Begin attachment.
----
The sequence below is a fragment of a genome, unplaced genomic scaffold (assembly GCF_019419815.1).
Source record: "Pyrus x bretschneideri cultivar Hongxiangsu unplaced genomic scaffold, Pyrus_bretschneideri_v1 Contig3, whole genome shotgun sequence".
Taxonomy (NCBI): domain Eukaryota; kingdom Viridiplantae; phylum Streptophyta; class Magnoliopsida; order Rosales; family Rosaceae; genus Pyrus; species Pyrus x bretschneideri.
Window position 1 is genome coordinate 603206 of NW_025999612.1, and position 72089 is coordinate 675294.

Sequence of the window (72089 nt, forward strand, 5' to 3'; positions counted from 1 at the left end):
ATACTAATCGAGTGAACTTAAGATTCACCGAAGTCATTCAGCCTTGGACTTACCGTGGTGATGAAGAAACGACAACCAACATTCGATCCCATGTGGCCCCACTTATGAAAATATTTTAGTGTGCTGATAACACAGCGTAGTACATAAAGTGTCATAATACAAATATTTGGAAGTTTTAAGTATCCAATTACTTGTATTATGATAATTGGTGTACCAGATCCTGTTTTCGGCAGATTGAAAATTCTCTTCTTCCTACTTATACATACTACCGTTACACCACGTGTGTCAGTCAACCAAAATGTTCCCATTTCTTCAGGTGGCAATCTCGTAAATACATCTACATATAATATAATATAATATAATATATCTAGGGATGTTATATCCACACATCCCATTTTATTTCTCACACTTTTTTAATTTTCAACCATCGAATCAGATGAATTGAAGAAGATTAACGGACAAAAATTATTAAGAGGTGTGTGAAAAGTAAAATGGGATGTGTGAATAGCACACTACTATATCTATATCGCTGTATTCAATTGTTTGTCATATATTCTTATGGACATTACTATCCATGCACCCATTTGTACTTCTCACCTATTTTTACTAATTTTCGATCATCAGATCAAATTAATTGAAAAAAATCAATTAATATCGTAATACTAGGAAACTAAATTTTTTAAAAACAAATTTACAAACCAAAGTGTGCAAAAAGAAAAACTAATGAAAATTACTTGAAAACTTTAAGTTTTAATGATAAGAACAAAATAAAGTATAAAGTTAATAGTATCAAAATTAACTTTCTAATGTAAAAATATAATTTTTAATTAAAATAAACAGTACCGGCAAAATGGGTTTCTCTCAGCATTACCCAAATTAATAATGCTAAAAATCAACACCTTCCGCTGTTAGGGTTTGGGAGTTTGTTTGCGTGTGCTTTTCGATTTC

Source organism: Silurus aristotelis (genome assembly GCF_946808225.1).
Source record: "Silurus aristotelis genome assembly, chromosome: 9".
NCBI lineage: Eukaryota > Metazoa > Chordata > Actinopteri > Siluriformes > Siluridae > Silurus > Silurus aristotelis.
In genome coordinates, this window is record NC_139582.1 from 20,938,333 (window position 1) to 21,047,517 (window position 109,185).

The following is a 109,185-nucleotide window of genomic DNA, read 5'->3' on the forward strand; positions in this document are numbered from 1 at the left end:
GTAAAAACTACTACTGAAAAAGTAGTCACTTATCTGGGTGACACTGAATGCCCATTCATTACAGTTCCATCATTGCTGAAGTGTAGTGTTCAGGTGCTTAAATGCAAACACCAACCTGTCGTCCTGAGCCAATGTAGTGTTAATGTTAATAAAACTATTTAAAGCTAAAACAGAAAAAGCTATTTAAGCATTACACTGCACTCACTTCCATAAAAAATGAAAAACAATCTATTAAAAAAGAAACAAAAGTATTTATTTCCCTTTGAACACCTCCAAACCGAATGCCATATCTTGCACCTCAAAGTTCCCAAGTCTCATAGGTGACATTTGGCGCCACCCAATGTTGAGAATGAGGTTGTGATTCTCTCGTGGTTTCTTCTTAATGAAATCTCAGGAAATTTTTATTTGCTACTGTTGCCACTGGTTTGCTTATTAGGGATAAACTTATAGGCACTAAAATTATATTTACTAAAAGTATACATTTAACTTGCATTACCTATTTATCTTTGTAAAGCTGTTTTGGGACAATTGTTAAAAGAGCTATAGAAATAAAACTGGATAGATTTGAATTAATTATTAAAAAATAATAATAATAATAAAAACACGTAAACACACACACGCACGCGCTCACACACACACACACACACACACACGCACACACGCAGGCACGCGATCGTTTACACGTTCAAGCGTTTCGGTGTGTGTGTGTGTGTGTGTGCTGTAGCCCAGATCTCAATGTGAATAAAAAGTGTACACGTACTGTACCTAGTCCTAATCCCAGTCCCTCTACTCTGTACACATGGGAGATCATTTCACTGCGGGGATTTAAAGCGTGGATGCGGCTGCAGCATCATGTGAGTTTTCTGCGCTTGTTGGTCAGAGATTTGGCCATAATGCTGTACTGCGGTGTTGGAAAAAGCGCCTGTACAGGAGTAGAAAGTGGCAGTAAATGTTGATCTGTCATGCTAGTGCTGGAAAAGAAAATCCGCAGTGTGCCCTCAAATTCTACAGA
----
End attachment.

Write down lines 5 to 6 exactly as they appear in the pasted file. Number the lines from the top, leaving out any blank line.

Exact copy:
Sequence of the window (72089 nt, forward strand, 5' to 3'; positions counted from 1 at the left end):
ATACTAATCGAGTGAACTTAAGATTCACCGAAGTCATTCAGCCTTGGACTTACCGTGGTGATGAAGAAACGACAACCAACATTCGATCCCATGTGGCCCCACTTATGAAAATATTTTAGTGTGCTGATAACACAGCGTAGTACATAAAGTGTCATAATACAAATATTTGGAAGTTTTAAGTATCCAATTACTTGTATTATGATAATTGGTGTACCAGATCCTGTTTTCGGCAGATTGAAAATTCTCTTCTTCCTACTTATACATACTACCGTTACACCACGTGTGTCAGTCAACCAAAATGTTCCCATTTCTTCAGGTGGCAATCTCGTAAATACATCTACATATAATATAATATAATATAATATATCTAGGGATGTTATATCCACACATCCCATTTTATTTCTCACACTTTTTTAATTTTCAACCATCGAATCAGATGAATTGAAGAAGATTAACGGACAAAAATTATTAAGAGGTGTGTGAAAAGTAAAATGGGATGTGTGAATAGCACACTACTATATCTATATCGCTGTATTCAATTGTTTGTCATATATTCTTATGGACATTACTATCCATGCACCCATTTGTACTTCTCACCTATTTTTACTAATTTTCGATCATCAGATCAAATTAATTGAAAAAAATCAATTAATATCGTAATACTAGGAAACTAAATTTTTTAAAAACAAATTTACAAACCAAAGTGTGCAAAAAGAAAAACTAATGAAAATTACTTGAAAACTTTAAGTTTTAATGATAAGAACAAAATAAAGTATAAAGTTAATAGTATCAAAATTAACTTTCTAATGTAAAAATATAATTTTTAATTAAAATAAACAGTACCGGCAAAATGGGTTTCTCTCAGCATTACCCAAATTAATAATGCTAAAAATCAACACCTTCCGCTGTTAGGGTTTGGGAGTTTGTTTGCGTGTGCTTTTCGATTTC